A journey by road, ferry, and military plane across northern Mali reveals the scars of the jihadist occupation—and signs of a still-smoldering conflict.
Several African countries are preemptively treating children for malaria after trials found the measure drastically lowers deaths. Will on-the-ground results be as promising?
Josh Hammer documents a deteriorating situation in Mali following the 2012 coup and subsequent takeover by Islamic militants of a large chunk of the country’s north.
The librarian revived interest in Mali's illustrious past...then had to save it from jihadists.
Despite bed-nets, insecticides and treatments, malaria continues to kill hundreds of thousands of children in sub-Saharan Africa. Health officials are reviving an old measure to prevent the disease.
A new approach to malaria may save hundreds of thousands of children, but it requires a network of health workers in countries that lack of money, human resources and organization.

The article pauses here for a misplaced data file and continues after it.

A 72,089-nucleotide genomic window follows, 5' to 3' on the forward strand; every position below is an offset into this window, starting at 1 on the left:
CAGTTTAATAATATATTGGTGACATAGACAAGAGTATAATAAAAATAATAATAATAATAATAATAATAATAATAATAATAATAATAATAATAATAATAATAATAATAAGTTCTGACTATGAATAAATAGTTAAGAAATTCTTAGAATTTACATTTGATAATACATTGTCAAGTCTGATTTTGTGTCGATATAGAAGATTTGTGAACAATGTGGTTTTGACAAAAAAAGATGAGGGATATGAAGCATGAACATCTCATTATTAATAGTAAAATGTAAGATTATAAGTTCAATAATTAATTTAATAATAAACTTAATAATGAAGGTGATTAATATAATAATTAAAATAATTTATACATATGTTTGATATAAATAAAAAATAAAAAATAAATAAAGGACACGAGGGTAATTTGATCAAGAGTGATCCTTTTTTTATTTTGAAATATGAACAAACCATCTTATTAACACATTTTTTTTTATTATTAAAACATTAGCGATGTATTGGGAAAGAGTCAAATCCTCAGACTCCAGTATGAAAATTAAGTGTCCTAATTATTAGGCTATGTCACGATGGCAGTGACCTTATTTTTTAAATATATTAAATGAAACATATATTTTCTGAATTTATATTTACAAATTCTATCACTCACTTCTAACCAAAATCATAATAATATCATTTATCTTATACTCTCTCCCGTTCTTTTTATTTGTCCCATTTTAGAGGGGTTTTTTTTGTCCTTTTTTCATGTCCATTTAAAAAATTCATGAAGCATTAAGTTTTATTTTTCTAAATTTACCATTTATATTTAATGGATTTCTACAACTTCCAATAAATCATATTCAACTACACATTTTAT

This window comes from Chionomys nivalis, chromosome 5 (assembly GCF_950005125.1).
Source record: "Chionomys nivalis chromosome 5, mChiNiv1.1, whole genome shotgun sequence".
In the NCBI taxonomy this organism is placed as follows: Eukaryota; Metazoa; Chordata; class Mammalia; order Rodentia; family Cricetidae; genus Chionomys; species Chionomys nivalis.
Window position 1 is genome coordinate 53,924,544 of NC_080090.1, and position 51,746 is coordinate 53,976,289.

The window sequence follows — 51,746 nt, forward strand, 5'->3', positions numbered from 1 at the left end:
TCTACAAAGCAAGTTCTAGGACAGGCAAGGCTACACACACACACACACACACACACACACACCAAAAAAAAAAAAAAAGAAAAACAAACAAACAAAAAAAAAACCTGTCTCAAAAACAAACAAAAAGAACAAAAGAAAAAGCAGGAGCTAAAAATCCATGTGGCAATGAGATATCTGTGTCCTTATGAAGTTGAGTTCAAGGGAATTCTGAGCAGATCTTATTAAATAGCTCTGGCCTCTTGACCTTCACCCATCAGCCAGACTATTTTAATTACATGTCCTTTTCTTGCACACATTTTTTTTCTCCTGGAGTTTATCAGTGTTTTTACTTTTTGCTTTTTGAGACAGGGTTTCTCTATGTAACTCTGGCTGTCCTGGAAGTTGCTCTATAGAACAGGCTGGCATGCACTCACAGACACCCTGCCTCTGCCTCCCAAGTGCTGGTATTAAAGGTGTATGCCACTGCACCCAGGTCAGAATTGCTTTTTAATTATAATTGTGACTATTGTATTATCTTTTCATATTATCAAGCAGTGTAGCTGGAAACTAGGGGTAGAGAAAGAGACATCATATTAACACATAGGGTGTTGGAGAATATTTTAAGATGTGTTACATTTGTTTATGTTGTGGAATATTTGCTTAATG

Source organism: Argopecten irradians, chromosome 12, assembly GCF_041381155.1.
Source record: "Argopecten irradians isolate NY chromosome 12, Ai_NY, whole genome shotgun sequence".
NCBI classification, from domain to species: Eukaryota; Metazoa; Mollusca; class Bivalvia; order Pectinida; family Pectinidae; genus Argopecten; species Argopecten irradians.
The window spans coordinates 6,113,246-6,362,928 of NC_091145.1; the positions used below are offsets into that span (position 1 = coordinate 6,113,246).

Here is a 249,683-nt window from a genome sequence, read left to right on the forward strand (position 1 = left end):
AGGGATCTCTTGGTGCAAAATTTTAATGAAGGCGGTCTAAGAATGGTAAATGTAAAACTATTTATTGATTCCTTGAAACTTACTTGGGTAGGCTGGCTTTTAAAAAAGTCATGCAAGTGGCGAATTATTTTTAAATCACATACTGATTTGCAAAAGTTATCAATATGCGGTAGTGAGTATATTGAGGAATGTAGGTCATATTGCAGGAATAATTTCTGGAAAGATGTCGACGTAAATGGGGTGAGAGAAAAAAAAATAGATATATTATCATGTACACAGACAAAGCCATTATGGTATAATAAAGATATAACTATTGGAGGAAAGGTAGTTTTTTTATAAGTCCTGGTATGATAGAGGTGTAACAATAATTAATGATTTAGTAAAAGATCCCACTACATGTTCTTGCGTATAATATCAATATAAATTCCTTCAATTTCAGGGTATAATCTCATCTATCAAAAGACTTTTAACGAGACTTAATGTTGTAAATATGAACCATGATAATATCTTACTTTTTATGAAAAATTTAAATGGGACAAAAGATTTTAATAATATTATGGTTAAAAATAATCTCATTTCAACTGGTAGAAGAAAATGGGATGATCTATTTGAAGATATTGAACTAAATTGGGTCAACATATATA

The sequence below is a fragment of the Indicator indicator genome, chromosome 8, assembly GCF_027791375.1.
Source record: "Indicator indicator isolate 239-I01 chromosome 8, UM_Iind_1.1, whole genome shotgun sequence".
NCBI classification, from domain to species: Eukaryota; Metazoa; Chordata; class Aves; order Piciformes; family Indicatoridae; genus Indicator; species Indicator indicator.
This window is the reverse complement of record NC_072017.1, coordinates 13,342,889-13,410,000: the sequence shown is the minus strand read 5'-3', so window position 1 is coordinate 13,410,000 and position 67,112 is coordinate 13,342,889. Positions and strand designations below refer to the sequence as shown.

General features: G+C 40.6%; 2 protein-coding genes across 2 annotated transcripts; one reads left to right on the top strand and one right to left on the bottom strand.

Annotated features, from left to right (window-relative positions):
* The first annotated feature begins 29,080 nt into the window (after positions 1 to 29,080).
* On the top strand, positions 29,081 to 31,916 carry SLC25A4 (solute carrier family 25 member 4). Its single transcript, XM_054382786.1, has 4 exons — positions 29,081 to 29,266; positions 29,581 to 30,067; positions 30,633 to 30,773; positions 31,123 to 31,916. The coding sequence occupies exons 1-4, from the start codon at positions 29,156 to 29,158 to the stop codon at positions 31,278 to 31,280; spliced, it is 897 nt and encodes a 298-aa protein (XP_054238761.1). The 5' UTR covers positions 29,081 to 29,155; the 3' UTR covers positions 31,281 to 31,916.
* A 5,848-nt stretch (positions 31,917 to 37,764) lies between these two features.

Several African nations could strike a major blow against malaria by sacrificing some older drugs. Can they make it work?
Amy Maxmen suggests we change the face of aid in Africa.
Malaria is the leading cause of death in Mali, so I went to write about the disease. But outside of this tragic reality, there's also art, kindness and beauty like I’ve never witnessed before.
The U.S. has long seen the Middle East and South Asia as the central battlegrounds in the war against Islamist militants. That's changing: the new face of terror is an African one.
I got used to watching Bamako's scooters carry strange things as they weave through the city's dusty streets. What I hadn't seen, until Thursday, was a scooter with an upside-down sheep.
The world's roads are still a place of carnage, with hair-raising instances of risky practices, unenforced laws and shoddy data. This quick survey of country facts also shows that progress is real.